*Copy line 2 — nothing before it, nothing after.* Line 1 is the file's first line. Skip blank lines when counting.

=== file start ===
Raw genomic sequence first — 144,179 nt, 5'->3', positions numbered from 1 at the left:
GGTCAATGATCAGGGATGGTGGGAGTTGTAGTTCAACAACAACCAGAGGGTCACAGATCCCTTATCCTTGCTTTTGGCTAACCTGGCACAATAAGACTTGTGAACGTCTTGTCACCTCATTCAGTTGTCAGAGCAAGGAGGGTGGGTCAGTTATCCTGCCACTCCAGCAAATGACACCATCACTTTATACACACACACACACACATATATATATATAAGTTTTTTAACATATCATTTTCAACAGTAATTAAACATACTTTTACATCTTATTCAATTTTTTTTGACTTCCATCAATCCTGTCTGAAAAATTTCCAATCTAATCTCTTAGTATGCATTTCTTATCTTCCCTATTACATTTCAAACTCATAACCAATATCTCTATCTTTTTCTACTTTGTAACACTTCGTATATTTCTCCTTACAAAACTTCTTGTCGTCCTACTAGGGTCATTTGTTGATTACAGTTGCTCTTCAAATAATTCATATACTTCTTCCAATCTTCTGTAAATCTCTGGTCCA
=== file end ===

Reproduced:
GGTCAATGATCAGGGATGGTGGGAGTTGTAGTTCAACAACAACCAGAGGGTCACAGATCCCTTATCCTTGCTTTTGGCTAACCTGGCACAATAAGACTTGTGAACGTCTTGTCACCTCATTCAGTTGTCAGAGCAAGGAGGGTGGGTCAGTTATCCTGCCACTCCAGCAAATGACACCATCACTTTATACACACACACACACACATATATATATATAAGTTTTTTAACATATCATTTTCAACAGTAATTAAACATACTTTTACATCTTATTCAATTTTTTTTGACTTCCATCAATCCTGTCTGAAAAATTTCCAATCTAATCTCTTAGTATGCATTTCTTATCTTCCCTATTACATTTCAAACTCATAACCAATATCTCTATCTTTTTCTACTTTGTAACACTTCGTATATTTCTCCTTACAAAACTTCTTGTCGTCCTACTAGGGTCATTTGTTGATTACAGTTGCTCTTCAAATAATTCATATACTTCTTCCAATCTTCTGTAAATCTCTGGTCCA